“A pessimist sees the difficulty in every opportunity; an optimist sees the opportunity in every difficulty.”
- Winston Churchill
Optimism comes from the Latin root for “best” — it is expecting the best as well as seeing the best in even difficult situations. We have a lot of idioms that refer to optimism — “seeing the glass half full (versus half empty),” “every cloud has a silver lining,” and “looking on the bright side,” to name a few. To me, being optimistic draws from hope, joy, gratitude, humor, and an abundance mentality.
There is a lot of research on optimism which indicates optimistic people are happier, healthier and more resilient than pessimistic people. Of course, we all have both optimism and pessimism within us… but which one do we feed? Fortunately, research does show that optimism can be developed. Some of the ways to do this are to focus on gratitude (what are you thankful for?), to focus on possibilities, to be mindful in the present moment, and — as Winston Churchill points out — to seek the opportunity in every difficulty. Another tip is to recognize that rough patches are temporary (as are bright spots — enjoy them!) — and neither tough nor great times define who we are as a person (rather, it’s how we choose to respond that defines us).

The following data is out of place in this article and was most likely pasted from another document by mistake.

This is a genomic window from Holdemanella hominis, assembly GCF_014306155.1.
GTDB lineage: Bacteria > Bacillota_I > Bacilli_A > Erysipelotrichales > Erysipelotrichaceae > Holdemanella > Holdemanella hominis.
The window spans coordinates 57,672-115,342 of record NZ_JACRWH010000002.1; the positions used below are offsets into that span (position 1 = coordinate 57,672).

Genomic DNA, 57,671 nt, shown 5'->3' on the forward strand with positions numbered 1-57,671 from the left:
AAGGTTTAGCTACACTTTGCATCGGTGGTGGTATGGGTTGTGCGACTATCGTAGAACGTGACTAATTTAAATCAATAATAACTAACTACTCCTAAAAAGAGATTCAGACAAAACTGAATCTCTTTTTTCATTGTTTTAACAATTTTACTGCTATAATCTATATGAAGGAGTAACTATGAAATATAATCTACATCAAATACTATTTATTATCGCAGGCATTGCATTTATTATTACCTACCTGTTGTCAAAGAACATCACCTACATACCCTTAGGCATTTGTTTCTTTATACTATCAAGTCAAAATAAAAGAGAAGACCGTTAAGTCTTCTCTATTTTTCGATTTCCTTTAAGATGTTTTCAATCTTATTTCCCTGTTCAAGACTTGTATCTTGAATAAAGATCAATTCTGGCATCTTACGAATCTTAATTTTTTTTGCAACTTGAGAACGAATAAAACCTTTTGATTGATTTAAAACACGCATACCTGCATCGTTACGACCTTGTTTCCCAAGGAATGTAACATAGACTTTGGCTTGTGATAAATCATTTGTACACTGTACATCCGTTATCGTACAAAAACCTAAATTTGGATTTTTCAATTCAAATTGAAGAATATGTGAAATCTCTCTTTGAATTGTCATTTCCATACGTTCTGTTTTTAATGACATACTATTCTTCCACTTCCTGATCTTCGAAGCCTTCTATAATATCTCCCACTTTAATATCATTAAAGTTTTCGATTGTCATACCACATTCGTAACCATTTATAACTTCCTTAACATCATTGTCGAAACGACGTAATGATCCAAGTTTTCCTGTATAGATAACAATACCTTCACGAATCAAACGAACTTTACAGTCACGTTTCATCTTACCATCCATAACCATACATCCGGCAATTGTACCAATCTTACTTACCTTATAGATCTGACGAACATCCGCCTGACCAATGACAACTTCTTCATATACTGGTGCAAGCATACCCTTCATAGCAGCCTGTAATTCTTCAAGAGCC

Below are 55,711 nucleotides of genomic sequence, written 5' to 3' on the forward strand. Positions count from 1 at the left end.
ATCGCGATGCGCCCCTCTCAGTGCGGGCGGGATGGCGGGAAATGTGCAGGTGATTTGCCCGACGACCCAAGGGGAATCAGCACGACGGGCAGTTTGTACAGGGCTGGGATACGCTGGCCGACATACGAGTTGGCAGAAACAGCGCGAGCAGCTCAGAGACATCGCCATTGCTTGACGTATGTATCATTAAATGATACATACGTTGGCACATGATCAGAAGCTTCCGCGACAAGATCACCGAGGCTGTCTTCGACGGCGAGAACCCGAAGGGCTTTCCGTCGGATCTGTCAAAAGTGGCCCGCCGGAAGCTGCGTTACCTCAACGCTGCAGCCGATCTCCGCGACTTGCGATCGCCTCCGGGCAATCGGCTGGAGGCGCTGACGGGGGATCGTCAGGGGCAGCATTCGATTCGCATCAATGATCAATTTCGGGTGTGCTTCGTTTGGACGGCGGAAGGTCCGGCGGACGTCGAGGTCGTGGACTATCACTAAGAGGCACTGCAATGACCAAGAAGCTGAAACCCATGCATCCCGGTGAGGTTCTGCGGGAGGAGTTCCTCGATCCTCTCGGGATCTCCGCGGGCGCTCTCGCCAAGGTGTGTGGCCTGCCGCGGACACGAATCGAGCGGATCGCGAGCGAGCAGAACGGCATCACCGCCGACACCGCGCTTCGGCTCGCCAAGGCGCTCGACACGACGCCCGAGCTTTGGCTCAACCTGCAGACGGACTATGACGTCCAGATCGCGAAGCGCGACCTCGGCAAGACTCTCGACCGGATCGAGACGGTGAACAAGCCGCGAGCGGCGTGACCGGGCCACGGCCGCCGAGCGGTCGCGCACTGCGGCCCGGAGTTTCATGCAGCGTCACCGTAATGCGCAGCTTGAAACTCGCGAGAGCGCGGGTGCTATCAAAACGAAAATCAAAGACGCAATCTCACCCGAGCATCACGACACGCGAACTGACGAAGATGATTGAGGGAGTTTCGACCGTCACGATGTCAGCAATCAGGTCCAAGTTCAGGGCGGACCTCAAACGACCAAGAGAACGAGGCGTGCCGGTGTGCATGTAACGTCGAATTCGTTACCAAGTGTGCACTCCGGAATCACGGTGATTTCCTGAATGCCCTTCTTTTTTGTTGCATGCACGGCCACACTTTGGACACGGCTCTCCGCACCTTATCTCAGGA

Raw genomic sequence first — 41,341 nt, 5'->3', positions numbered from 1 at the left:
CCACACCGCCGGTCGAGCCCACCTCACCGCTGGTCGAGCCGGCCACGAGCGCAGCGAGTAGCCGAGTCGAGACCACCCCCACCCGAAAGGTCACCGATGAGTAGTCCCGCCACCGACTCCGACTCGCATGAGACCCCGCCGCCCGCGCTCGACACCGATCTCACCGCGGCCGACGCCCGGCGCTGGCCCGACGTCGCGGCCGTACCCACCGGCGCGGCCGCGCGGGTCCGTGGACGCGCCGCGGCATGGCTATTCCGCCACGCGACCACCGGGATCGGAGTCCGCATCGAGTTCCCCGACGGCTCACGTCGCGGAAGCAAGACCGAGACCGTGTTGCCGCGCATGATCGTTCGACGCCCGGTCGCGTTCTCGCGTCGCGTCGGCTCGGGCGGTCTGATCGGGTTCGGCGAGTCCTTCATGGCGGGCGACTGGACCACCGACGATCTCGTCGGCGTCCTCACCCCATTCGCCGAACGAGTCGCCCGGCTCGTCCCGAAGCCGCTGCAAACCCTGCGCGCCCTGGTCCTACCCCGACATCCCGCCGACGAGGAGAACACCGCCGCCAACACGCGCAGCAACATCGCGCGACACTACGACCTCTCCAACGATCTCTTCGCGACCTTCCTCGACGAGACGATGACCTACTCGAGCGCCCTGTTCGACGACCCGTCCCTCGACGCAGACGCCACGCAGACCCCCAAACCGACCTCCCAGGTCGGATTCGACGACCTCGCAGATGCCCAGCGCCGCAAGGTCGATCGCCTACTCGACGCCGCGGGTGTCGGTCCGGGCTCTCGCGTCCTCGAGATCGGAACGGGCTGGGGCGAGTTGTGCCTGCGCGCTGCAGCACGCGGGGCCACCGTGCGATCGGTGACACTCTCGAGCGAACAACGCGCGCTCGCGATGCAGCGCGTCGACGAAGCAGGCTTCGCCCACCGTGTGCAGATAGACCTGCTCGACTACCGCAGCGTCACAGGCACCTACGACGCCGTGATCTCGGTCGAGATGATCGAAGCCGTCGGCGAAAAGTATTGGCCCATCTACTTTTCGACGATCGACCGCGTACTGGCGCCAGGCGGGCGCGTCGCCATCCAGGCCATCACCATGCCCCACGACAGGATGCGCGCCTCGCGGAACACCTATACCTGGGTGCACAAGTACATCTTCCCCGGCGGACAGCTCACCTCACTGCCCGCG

This week’s Challenge: This week, I will mindfully choose positive thinking practices.
Avoiding being Gullible (overuse): Without balancing optimism with realism, you can end up being gullible or idealistic — possibly only seeing potential without consideration of real obstacles to be overcome. I’ve often heard someone say, “I’m not a pessimist; I’m a realist.” The trick is to keep the grounded thinking to objective facts (being a realist) and not heading down the path of expecting the worst to happen (being a pessimist).
Commendable Trait: Optimistic
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